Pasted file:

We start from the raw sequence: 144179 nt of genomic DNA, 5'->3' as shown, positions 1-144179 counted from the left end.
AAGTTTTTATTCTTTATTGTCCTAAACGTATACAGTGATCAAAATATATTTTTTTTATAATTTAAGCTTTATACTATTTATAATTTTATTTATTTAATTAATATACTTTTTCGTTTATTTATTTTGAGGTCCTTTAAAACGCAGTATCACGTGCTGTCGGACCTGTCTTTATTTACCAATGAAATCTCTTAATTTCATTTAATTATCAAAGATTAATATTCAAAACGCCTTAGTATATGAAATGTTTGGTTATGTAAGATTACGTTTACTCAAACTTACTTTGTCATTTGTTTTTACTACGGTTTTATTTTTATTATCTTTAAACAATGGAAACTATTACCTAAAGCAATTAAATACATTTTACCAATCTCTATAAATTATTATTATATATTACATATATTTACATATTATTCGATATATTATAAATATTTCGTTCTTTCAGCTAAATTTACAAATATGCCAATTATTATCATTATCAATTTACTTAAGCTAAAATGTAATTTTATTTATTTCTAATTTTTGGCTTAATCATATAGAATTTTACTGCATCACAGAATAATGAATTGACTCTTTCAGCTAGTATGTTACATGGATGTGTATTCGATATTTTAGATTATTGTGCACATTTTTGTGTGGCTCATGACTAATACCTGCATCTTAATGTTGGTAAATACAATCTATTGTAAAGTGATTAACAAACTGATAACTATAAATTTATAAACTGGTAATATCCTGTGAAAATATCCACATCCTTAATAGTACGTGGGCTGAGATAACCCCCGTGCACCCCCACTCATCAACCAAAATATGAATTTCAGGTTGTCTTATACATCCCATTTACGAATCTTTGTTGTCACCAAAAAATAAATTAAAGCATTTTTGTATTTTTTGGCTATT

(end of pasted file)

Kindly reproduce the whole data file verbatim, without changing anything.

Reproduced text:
We start from the raw sequence: 144179 nt of genomic DNA, 5'->3' as shown, positions 1-144179 counted from the left end.
AAGTTTTTATTCTTTATTGTCCTAAACGTATACAGTGATCAAAATATATTTTTTTTATAATTTAAGCTTTATACTATTTATAATTTTATTTATTTAATTAATATACTTTTTCGTTTATTTATTTTGAGGTCCTTTAAAACGCAGTATCACGTGCTGTCGGACCTGTCTTTATTTACCAATGAAATCTCTTAATTTCATTTAATTATCAAAGATTAATATTCAAAACGCCTTAGTATATGAAATGTTTGGTTATGTAAGATTACGTTTACTCAAACTTACTTTGTCATTTGTTTTTACTACGGTTTTATTTTTATTATCTTTAAACAATGGAAACTATTACCTAAAGCAATTAAATACATTTTACCAATCTCTATAAATTATTATTATATATTACATATATTTACATATTATTCGATATATTATAAATATTTCGTTCTTTCAGCTAAATTTACAAATATGCCAATTATTATCATTATCAATTTACTTAAGCTAAAATGTAATTTTATTTATTTCTAATTTTTGGCTTAATCATATAGAATTTTACTGCATCACAGAATAATGAATTGACTCTTTCAGCTAGTATGTTACATGGATGTGTATTCGATATTTTAGATTATTGTGCACATTTTTGTGTGGCTCATGACTAATACCTGCATCTTAATGTTGGTAAATACAATCTATTGTAAAGTGATTAACAAACTGATAACTATAAATTTATAAACTGGTAATATCCTGTGAAAATATCCACATCCTTAATAGTACGTGGGCTGAGATAACCCCCGTGCACCCCCACTCATCAACCAAAATATGAATTTCAGGTTGTCTTATACATCCCATTTACGAATCTTTGTTGTCACCAAAAAATAAATTAAAGCATTTTTGTATTTTTTGGCTATT